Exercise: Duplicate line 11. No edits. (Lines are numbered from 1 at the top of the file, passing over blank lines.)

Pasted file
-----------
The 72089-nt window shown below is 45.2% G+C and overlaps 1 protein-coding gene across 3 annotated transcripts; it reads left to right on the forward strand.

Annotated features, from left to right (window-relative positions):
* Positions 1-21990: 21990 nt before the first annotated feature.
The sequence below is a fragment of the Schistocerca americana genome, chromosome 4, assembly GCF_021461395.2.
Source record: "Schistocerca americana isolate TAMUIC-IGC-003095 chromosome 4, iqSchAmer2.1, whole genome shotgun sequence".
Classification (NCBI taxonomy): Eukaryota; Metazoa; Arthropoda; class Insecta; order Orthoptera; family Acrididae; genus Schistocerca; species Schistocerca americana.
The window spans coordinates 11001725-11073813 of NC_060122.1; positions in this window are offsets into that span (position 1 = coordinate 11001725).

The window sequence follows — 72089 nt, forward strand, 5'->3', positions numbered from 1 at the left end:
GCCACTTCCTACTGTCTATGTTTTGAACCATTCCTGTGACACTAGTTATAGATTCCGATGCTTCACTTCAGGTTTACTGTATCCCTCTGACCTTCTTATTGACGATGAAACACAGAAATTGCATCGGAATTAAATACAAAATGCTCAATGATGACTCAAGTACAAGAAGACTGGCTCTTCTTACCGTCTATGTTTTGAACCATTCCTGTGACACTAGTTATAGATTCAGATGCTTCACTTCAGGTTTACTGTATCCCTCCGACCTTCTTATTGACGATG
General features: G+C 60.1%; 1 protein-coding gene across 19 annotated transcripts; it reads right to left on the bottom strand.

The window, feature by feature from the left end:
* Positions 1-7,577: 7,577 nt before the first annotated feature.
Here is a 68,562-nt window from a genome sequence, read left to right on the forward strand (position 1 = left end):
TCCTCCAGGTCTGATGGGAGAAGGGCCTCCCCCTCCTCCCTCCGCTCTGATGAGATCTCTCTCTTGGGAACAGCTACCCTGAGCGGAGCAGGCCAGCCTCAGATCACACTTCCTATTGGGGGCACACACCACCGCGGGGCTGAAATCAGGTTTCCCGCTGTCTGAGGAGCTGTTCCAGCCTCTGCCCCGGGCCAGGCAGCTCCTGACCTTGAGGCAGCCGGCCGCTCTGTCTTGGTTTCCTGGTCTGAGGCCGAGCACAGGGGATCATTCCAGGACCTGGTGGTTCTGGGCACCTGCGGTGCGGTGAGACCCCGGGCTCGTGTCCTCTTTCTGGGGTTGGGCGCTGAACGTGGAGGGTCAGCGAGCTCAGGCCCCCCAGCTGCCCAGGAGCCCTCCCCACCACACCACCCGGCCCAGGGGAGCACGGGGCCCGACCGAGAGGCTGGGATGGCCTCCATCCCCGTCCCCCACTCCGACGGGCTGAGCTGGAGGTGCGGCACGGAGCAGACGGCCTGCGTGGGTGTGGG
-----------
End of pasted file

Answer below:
The window, feature by feature from the left end: